You’ve no doubt seen those voyeuristic American Apparel print ads of half-naked, good-looking girls writhing in unmade beds with come-hither eyes, and then thought to yourself, “Nice work if you can get it...”
What you probably don’t know is that the guy getting it is 30-something Worcester boy done good, Henrik Purienne.
Purienne began taking photographs of his friends after nicking a camera from his rich aunt’s handbag. Or was it after he discovered a BetaMax camera at his best friend’s house? Whatever, the past is of no importance, and Purienne is so enigmatic, illusive and sarcastic that he probably spins a wonderful new tale every time he’s asked the tired old question of his first click.
Whatever the catalyst, what matters is how, after noticing the photographs of friends and girlfriends piling up around the house, photographs “so simple and real they got confused for art”, Purienne discovered his niche. Which is to say, untouched, old school-style photographs of #PurienneBlondes, at the beach or poolside, shot with a lo-fi 35mm.
While it’s easy to make comparisons to the likes of Terry Richardson and Richard Kern, Purienne’s work is more than just sun-dappled, leggy blondes in various states of undress. His unmistakable 70s filter makes everything that he does timeless and cool, creating the type of reality that we not only want to believe, but wish to immerse ourselves in.
Let it be known that this particular photographer is no graft-shy hipster shooting from the hip while getting off on getting girls to take their tops off. Alongside his cult fashion glossy, Mirage Magazine, (Purienne’s outlet for what he calls “his superficial obsessions with architecture, girls, cars and summer holidays”), and an enviable client list including Maison Kitsune, Costume National and, of course, American Apparel, he has also published a book. He downplays it as a collection of “snapshots, portraits and out takes" but is in fact a veritable objet that would take pride of place on any coffee-table.
Sexy, provocative and controversial, Purienne’s “Jetset Hedonism” and high-fashion escapism are grounded in skilled staging, careful composition and the resourceful use of ambient light. Add to this the vintage cars, mid-century furnishings and a palette of earth tones, burnt oranges and mustards, and each photograph that Purienne makes becomes a curled index finger enticing readers to lose themselves in a summer fantasy – an extension of Purienne’s louche world.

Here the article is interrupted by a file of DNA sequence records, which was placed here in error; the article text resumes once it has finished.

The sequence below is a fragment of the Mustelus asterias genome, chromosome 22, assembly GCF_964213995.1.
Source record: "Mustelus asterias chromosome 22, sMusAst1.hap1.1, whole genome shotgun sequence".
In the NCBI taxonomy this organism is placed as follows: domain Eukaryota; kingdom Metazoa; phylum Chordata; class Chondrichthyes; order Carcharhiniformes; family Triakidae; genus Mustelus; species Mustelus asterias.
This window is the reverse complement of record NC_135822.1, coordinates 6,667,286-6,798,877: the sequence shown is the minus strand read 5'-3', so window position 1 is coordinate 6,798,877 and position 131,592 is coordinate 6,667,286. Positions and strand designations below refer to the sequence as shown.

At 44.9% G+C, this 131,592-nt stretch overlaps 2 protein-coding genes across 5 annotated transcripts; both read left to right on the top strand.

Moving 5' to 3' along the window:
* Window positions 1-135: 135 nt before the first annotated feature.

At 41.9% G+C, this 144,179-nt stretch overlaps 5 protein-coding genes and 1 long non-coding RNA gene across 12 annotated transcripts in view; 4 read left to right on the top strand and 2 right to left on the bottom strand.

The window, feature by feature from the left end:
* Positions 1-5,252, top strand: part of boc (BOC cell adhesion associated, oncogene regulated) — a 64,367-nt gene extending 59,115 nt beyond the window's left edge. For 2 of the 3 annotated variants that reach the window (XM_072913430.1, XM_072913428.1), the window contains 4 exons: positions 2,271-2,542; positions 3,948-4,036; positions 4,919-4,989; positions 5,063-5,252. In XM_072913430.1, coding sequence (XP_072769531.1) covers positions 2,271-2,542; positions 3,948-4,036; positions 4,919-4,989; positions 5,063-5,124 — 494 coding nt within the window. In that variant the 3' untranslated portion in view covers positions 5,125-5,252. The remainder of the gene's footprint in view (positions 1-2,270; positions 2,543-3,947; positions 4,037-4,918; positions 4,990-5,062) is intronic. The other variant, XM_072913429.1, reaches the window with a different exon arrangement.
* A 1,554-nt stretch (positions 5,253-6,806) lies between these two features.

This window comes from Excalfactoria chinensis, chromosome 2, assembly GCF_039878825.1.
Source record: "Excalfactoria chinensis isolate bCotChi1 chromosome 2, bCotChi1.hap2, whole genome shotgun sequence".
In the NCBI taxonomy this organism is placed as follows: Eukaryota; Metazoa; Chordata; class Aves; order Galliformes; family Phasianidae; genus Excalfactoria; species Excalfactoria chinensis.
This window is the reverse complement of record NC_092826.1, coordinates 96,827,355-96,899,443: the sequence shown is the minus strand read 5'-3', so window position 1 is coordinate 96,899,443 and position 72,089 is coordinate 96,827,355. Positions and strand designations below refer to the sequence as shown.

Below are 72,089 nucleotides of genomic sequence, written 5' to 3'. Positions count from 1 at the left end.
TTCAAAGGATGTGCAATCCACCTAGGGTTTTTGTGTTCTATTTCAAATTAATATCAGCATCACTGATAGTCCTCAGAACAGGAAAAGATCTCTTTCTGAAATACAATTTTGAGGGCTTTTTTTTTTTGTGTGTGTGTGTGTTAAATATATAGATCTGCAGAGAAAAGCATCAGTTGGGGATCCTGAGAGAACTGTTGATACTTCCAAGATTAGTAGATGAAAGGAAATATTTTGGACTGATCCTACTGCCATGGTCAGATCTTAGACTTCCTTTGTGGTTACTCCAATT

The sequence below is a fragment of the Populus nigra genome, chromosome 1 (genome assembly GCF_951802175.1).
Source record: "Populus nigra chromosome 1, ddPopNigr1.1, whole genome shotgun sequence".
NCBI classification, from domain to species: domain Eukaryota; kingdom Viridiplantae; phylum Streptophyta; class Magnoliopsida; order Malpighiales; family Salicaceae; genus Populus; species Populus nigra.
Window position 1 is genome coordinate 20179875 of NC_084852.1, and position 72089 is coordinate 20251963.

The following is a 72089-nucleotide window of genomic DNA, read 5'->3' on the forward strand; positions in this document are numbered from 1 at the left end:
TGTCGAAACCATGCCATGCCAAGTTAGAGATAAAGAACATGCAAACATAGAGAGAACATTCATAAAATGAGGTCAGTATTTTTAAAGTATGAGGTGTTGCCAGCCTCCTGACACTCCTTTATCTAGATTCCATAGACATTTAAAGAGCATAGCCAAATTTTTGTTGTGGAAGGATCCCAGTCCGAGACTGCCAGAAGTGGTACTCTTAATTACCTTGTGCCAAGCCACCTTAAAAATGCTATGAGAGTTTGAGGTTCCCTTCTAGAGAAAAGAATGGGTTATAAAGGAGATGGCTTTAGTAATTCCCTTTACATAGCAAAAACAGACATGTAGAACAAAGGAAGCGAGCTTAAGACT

But don’t take our word for it; this is what the man himself has to say…
Your first love was a blonde student at a school for the deaf that your father worked at. Could you tell us a little bit more about your original muse, please?
What’s there to say? She was just your typical sexy tanned blonde deaf kid with reading glasses and a big tricycle. No contest.
How many notches do you have in your bedpost?
I just have a big mattress on the floor, so it saves a ton of time on crafty logistics.
What advice do you have for guys wanting to hang around with the type of girls that you’re friends with?
Pretend to be me, apparently it’s pretty easy.
What advice do you have for girls who’d like to hang around you?
Pretend to be deaf. It’s not that easy.
What’s the best gift you’ve ever received?
A magic 8 ball. No more open questions.
Describe your perfect date.
I’ve never been on a date, but according to my research, it’s a self-empowering circle of deceit involving Lion’s Head, World of Birds, Boulders, Cape Point and a handmade shell-driftwood combo necklace.
List your five best beaches.
A beach is only as good as the company you keep. (Uh, sorry, I just got so lazy).
Your dream client, model and location would be?
It’s all a fucking nightmare really.
What piece of advice do you have for those wanting to take better holiday snaps?
Put down your camera and just chill out. You can talk about the special moments around a campfire later.